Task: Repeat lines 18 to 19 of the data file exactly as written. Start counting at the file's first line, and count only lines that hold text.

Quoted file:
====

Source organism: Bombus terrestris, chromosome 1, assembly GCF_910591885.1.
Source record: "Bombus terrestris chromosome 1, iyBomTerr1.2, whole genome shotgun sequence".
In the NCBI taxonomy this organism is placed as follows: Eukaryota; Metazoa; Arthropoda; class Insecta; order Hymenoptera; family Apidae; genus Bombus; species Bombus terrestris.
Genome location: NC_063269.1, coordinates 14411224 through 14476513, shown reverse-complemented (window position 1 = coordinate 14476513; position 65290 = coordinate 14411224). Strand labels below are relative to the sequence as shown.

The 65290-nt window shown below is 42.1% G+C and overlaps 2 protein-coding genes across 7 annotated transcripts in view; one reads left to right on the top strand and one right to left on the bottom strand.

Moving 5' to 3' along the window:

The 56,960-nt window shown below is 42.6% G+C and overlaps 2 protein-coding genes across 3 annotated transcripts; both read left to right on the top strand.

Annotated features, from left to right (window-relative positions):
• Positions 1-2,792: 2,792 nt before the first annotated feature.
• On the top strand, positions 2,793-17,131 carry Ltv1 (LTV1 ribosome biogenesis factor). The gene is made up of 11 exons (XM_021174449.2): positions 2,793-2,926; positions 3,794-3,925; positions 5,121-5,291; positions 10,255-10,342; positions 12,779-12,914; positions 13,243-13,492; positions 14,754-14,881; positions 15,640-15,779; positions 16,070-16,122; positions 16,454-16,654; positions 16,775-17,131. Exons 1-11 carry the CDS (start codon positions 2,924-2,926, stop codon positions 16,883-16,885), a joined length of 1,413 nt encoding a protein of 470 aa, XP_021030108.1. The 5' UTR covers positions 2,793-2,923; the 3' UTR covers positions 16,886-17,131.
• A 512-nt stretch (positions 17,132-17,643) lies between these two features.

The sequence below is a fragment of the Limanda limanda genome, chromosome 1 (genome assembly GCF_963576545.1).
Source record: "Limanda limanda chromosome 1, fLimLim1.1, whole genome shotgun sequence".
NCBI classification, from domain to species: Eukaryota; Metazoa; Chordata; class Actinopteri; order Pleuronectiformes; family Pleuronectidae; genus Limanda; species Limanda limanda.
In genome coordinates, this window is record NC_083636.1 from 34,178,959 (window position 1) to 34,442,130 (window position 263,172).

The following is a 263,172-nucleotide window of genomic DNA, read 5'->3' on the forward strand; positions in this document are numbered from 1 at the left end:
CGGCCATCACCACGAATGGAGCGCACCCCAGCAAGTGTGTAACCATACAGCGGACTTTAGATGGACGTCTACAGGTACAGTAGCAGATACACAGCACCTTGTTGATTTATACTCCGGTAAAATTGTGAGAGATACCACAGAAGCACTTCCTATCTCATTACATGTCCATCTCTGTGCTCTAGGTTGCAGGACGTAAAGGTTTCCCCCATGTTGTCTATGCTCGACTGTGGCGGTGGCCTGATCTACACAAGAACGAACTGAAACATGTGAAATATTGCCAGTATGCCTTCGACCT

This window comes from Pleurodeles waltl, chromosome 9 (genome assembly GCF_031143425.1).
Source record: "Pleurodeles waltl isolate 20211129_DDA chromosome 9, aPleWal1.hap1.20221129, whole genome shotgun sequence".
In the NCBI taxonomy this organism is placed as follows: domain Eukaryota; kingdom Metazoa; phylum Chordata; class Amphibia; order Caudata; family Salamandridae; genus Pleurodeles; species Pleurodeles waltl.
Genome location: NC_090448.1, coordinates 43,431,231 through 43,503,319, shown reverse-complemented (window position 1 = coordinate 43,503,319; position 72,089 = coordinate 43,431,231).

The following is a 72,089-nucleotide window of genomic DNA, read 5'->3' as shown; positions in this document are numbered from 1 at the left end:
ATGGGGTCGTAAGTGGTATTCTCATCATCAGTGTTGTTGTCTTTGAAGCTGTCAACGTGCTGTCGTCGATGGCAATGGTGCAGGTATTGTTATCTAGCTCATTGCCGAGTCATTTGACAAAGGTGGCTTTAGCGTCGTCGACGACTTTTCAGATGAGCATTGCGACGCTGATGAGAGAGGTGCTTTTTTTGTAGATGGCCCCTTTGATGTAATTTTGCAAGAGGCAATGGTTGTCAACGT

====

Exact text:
This window comes from Pleurodeles waltl, chromosome 9 (genome assembly GCF_031143425.1).
Source record: "Pleurodeles waltl isolate 20211129_DDA chromosome 9, aPleWal1.hap1.20221129, whole genome shotgun sequence".